OZARK – Although a scheduled pre-trial hearing associated with the deaths of two Dothan teens in 1999 was continued here Monday, the man charged in the capital murder case said he’s ready to go to trial.
After prosecutors agreed to provide Coley McCraney’s defense team access to the evidence in the case, Dale County Circuit Judge William Filmore continued the hearing.
McCraney was arrested earlier this year and charged with capital murder in the deaths of J. B. Beasley and Tracie Hawlett.
Beasley and Hawlett, who were both 17 and from Dothan, went missing, and it was two days before their bodies were found in the trunk of Beasley’s car on a side street in Ozark on Aug. 1, 1999. The crime scene where the bodies were found indicated the two girls had been shot in the head with a 9mm handgun.
As McCraney was being escorted from the Dale County Courthouse Monday, he responded to a reporter’s question about the ongoing case and said, “I’m ready to go to trial.”
According to defense attorneys David Harrison and Andrew Scarborough, prosecutors agreed to turn over all evidence in McCraney’s murder case to the defense.
“At this time we have received no evidence,” Harrison said. “Once we receive the evidence, it will be examined, and if we need to address certain items not provided, then we will go back to the hearing.”
Scarborough said the evidence is everything in McCraney’s case, and the evidence must be examined by the defense.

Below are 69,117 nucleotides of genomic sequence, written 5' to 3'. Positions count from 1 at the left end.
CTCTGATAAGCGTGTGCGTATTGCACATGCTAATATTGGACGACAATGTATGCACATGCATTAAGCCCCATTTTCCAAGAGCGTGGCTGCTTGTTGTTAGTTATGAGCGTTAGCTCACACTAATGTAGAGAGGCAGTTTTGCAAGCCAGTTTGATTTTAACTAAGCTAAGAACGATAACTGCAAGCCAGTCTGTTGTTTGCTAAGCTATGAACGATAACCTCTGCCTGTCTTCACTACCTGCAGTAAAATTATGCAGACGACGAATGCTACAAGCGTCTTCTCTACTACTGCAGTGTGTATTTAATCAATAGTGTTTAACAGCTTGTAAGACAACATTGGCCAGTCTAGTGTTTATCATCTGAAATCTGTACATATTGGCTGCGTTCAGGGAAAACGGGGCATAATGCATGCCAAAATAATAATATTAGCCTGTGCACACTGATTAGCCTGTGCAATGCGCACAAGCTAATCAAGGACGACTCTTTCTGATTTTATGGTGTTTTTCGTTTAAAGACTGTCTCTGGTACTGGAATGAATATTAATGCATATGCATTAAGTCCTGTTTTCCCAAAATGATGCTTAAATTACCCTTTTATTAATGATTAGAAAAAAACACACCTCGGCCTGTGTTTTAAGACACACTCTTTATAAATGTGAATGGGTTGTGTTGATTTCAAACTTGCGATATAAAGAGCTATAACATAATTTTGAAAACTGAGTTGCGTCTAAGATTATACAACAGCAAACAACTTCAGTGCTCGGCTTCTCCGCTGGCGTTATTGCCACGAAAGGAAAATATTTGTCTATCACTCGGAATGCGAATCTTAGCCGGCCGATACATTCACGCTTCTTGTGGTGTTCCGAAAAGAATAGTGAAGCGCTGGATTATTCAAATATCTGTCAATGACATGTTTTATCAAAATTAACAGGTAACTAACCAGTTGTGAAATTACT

Although court documents show an anticipated trial date for February, Harrison believes McCraney’s jury trial may start in early spring.
McCraney faces three capital murder charges for Beasley and two capital murder charges for Hawlett. His charges stem from DNA test results performed by Parabon Labs in Virginia, which matched McCraney's DNA to evidence collected from the crime scene. Results were also confirmed by the Alabama state lab.
In an unrelated case, McCraney was ordered to submit DNA by a judge as part of a paternity petition from a woman who claimed McCraney was the father of her child born in September 1998, according to court documents reviewed by the Dothan Eagle. The order for DNA submission was made July 30, 1999, by Ozark Judge Fred Steagall.
According to the paternity petition, McCraney lived on Lisenby Drive in Ozark in the summer of 1999, a 1.08-mile straight walk from where the teens’ bodies were found near the intersection of Herring Avenue and James Street.
If convicted, McCraney faces either life in prison without parole or the death penalty. Dale County District Attorney Kirke Adams previously said he will seek the death penalty.
McCraney has professed his innocence through legal counsel and his wife.